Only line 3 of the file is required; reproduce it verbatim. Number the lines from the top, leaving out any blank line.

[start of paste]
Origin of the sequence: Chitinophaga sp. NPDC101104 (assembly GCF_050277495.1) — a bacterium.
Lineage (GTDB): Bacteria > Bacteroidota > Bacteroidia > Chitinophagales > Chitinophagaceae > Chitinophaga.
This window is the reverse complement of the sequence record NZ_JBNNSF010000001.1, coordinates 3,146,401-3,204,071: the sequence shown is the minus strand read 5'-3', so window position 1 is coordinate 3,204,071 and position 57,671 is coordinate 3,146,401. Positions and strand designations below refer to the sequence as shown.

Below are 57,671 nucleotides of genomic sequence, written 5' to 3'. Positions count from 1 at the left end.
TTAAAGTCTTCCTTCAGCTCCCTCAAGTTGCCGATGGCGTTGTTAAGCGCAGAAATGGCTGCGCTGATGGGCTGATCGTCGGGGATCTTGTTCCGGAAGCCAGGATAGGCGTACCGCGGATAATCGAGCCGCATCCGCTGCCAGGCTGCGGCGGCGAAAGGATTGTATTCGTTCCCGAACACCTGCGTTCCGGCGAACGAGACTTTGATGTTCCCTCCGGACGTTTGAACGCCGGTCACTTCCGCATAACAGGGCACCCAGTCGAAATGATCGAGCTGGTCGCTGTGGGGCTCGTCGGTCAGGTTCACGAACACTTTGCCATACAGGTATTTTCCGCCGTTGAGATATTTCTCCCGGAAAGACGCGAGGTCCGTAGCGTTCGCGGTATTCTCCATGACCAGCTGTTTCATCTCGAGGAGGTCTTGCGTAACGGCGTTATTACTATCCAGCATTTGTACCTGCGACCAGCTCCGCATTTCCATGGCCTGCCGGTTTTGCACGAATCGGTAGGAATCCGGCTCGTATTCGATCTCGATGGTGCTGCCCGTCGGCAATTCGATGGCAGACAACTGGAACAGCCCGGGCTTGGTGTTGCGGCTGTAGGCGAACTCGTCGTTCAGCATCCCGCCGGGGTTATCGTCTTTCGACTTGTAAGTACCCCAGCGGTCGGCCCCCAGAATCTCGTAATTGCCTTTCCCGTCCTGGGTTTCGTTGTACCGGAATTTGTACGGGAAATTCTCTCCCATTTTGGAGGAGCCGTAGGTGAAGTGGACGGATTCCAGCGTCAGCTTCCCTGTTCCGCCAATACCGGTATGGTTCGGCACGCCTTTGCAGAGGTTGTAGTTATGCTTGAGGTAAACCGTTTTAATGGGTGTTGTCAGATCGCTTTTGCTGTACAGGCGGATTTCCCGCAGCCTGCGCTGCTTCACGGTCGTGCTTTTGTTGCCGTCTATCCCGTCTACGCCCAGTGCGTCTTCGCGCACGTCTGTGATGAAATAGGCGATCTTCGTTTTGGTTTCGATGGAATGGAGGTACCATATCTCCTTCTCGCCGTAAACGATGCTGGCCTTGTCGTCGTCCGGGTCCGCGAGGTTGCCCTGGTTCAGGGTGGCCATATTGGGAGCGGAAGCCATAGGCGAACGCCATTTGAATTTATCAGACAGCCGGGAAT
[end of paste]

This window is the reverse complement of the sequence record NZ_JBNNSF010000001.1, coordinates 3,146,401-3,204,071: the sequence shown is the minus strand read 5'-3', so window position 1 is coordinate 3,204,071 and position 57,671 is coordinate 3,146,401. Positions and strand designations below refer to the sequence as shown.